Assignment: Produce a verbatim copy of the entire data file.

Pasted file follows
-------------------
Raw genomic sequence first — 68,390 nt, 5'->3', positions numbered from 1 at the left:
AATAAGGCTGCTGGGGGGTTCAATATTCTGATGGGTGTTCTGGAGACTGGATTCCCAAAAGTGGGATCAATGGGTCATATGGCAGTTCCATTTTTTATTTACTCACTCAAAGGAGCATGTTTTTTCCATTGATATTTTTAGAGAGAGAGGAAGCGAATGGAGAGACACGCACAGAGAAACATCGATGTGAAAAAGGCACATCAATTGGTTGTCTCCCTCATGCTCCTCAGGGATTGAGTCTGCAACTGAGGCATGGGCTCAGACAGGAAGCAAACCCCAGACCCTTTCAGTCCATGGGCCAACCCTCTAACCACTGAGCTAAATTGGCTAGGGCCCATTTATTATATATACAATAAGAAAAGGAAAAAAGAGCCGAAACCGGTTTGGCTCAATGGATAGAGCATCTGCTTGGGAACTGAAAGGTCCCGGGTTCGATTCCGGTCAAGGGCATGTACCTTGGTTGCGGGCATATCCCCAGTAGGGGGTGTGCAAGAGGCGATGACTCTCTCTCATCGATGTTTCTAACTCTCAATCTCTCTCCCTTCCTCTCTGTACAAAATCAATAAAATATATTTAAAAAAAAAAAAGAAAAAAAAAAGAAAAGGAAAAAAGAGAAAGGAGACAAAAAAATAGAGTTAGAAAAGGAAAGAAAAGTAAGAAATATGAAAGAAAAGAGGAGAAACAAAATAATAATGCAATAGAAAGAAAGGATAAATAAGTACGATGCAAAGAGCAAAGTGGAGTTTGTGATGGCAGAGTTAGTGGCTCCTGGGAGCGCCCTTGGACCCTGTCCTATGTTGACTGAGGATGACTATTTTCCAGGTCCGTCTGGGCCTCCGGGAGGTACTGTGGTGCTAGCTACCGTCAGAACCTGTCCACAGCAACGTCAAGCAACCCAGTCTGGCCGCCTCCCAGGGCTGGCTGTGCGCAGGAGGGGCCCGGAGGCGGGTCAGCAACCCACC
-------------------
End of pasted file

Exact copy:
Raw genomic sequence first — 68,390 nt, 5'->3', positions numbered from 1 at the left:
AATAAGGCTGCTGGGGGGTTCAATATTCTGATGGGTGTTCTGGAGACTGGATTCCCAAAAGTGGGATCAATGGGTCATATGGCAGTTCCATTTTTTATTTACTCACTCAAAGGAGCATGTTTTTTCCATTGATATTTTTAGAGAGAGAGGAAGCGAATGGAGAGACACGCACAGAGAAACATCGATGTGAAAAAGGCACATCAATTGGTTGTCTCCCTCATGCTCCTCAGGGATTGAGTCTGCAACTGAGGCATGGGCTCAGACAGGAAGCAAACCCCAGACCCTTTCAGTCCATGGGCCAACCCTCTAACCACTGAGCTAAATTGGCTAGGGCCCATTTATTATATATACAATAAGAAAAGGAAAAAAGAGCCGAAACCGGTTTGGCTCAATGGATAGAGCATCTGCTTGGGAACTGAAAGGTCCCGGGTTCGATTCCGGTCAAGGGCATGTACCTTGGTTGCGGGCATATCCCCAGTAGGGGGTGTGCAAGAGGCGATGACTCTCTCTCATCGATGTTTCTAACTCTCAATCTCTCTCCCTTCCTCTCTGTACAAAATCAATAAAATATATTTAAAAAAAAAAAAGAAAAAAAAAAGAAAAGGAAAAAAGAGAAAGGAGACAAAAAAATAGAGTTAGAAAAGGAAAGAAAAGTAAGAAATATGAAAGAAAAGAGGAGAAACAAAATAATAATGCAATAGAAAGAAAGGATAAATAAGTACGATGCAAAGAGCAAAGTGGAGTTTGTGATGGCAGAGTTAGTGGCTCCTGGGAGCGCCCTTGGACCCTGTCCTATGTTGACTGAGGATGACTATTTTCCAGGTCCGTCTGGGCCTCCGGGAGGTACTGTGGTGCTAGCTACCGTCAGAACCTGTCCACAGCAACGTCAAGCAACCCAGTCTGGCCGCCTCCCAGGGCTGGCTGTGCGCAGGAGGGGCCCGGAGGCGGGTCAGCAACCCACC